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    12 English Words That Germans Get Wrong

    German is a beautiful language, but sometimes it doesn't have the exact word you are looking for. Many Germans use English words to supplement this language deficit, and many more use those English words incorrectly.

    1.

    A "Keks" is an "eingedeutscht" (germanized) version of the English word "cakes," which is pronounced the same way. Unfortunately, as interesting as the evolution of the word is, the Germans are still using it wrong. A keks in German is a biscuit, which no English speaker would ever call a cake.

    2.

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    We can't offer any explanation for this one. Sigh. A cell phone is definitely handheld, so maybe it just got lost in translation?

    3.

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    The baby phone is not something delicious for babies to chew on. It is a regular old baby monitor. We have to give Germans props for making it sound much cooler, though.

    4.

    Funnily enough, a beamer in German is not a BMW. A beamer in German is a projector.

    5.

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    The auto scooter is a beautiful combination of two wrong words. Then again, "bumper car" is no English masterpiece.

    6.

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    This gets the award for weirdest "Denglish" (Deutsch, English) word. It's pronounced "soft ice" and means custard. A+ for accurate description! Also, fun fact: Margaret Thatcher invented soft serve!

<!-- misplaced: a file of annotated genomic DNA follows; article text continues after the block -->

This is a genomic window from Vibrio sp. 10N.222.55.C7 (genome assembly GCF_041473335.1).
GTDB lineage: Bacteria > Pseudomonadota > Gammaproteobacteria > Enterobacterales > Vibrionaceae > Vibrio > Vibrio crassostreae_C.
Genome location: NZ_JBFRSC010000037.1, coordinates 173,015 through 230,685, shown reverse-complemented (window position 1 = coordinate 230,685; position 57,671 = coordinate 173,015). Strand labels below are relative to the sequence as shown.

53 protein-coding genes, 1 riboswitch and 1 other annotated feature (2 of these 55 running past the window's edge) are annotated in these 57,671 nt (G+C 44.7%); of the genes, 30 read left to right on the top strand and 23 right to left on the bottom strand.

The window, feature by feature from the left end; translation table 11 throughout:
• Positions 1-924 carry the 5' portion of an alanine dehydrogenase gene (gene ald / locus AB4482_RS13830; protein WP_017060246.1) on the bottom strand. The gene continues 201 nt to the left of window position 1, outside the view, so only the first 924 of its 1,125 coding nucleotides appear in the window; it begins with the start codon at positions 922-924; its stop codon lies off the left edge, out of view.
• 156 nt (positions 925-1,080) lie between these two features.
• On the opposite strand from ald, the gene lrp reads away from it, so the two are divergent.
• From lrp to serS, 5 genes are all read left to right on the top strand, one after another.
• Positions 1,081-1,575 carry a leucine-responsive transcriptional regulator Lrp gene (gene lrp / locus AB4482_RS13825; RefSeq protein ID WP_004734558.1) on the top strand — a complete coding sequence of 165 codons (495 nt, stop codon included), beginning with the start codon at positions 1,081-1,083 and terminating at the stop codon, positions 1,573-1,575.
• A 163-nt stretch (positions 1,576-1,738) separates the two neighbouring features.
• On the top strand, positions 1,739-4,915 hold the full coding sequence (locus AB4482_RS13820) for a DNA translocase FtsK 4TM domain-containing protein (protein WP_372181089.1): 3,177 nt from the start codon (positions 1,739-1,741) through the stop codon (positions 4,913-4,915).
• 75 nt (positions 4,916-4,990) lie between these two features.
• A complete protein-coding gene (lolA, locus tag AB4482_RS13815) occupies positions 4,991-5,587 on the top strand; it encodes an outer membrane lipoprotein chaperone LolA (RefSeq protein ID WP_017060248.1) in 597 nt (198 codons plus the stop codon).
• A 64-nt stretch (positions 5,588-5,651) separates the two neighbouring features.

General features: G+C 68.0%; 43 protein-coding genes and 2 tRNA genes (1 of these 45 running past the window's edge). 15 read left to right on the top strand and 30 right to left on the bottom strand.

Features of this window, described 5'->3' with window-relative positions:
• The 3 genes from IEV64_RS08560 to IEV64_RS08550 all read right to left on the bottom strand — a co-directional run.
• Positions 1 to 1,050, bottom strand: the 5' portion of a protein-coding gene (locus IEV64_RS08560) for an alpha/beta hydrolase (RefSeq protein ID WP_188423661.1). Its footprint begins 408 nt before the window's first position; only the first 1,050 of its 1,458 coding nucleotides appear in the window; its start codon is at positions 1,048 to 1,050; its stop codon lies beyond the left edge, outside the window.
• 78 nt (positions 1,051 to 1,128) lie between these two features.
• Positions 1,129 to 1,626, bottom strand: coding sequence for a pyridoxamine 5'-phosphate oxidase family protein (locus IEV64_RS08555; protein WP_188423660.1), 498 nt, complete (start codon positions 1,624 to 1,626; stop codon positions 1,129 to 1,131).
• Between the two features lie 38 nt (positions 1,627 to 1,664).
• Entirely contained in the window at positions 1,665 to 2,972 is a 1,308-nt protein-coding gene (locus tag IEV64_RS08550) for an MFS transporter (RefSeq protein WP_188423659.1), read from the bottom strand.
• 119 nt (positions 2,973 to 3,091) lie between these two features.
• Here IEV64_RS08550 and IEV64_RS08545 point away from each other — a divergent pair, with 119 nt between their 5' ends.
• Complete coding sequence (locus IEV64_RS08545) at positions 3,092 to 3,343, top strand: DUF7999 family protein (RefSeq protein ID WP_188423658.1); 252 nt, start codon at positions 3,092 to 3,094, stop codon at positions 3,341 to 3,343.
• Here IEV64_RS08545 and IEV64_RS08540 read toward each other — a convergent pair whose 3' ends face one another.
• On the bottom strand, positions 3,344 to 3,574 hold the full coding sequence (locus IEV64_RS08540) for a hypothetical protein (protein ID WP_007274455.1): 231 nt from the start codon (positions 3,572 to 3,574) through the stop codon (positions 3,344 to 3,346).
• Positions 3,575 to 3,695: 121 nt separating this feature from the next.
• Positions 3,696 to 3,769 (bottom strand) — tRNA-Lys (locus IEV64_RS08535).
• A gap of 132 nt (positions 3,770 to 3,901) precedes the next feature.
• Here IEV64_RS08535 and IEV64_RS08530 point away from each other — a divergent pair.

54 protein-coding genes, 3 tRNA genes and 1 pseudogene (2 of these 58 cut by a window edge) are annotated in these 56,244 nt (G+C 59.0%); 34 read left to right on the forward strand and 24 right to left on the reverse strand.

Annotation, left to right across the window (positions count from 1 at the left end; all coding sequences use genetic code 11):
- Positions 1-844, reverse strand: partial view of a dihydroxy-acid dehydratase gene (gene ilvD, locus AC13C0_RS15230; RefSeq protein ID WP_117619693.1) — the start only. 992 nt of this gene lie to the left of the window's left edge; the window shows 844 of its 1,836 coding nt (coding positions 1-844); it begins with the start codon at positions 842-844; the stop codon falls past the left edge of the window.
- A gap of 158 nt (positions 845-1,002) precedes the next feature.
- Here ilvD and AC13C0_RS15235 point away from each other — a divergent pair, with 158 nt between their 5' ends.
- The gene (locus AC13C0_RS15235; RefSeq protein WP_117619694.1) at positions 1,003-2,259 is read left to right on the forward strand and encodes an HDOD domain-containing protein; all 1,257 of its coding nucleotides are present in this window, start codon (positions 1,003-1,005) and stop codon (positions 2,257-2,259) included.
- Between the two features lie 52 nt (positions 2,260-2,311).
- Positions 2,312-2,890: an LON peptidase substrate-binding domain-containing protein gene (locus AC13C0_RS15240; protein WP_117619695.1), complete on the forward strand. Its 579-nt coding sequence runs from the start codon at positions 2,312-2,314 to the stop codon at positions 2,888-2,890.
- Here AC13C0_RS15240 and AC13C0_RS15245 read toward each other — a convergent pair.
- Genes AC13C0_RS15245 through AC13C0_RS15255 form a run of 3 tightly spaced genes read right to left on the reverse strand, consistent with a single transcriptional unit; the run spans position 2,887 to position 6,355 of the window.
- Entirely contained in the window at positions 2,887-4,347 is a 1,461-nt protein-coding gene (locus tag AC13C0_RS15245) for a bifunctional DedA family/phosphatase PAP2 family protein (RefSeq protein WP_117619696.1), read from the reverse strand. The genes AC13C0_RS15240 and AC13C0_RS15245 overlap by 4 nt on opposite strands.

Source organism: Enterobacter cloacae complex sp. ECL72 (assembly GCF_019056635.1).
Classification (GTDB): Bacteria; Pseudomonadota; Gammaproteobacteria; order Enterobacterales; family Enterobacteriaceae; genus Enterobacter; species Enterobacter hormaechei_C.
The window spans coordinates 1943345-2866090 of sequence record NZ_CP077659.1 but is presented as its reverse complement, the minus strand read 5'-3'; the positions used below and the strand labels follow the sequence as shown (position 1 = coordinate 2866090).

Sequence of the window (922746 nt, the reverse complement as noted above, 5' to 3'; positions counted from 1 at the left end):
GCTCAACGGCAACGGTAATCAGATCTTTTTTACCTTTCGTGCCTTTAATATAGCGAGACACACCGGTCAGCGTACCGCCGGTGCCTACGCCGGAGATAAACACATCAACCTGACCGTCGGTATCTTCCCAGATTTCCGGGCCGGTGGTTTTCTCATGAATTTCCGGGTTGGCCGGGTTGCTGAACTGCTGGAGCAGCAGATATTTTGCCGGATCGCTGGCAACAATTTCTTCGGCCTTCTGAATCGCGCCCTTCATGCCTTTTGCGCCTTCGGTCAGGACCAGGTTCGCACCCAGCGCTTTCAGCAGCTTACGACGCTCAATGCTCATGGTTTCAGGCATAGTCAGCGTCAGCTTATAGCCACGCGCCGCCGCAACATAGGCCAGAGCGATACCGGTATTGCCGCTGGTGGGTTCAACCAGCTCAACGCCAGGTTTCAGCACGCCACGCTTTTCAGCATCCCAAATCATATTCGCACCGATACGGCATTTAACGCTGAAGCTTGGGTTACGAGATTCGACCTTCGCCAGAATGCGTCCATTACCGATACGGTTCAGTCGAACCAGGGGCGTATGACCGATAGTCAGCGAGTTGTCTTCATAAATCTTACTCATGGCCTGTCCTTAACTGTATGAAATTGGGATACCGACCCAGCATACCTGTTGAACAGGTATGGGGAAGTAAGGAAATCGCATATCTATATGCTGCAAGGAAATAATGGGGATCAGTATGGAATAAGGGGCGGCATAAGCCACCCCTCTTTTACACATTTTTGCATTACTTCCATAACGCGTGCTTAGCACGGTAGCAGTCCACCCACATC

7.

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    A public viewing in English is something that goes along with a funeral. In German, it is a football celebration! Makes sense, right?

    8.

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    If a German goes into a doctor's office with his child and asks the doctor, "Should I open the body?" The doctor will have a completely different thing in mind. A body in German is a onesie!

    9.

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    A foosball table. Fun fact - Foosball is actually a derivative of the German word Fußball, so it goes both ways with this one.

    10.

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    An oldtimer is not mean name for an old person. If a German says, "I just bought a huge oldtimer!" he did not purchase an overweight old human. In reality, he probably made a bad investment in a "classic" car.

    11.

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    In English, an outing is a lovely day in the park. In German, "Das Outing" is when a person openly acknowledges that he is gay.

    12.

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    What do you use to train at home? A bike? Treadmill? Eliptical? All of these fall under the umbrella of "Hometrainer" in German.

    Written By Lauren Rogers

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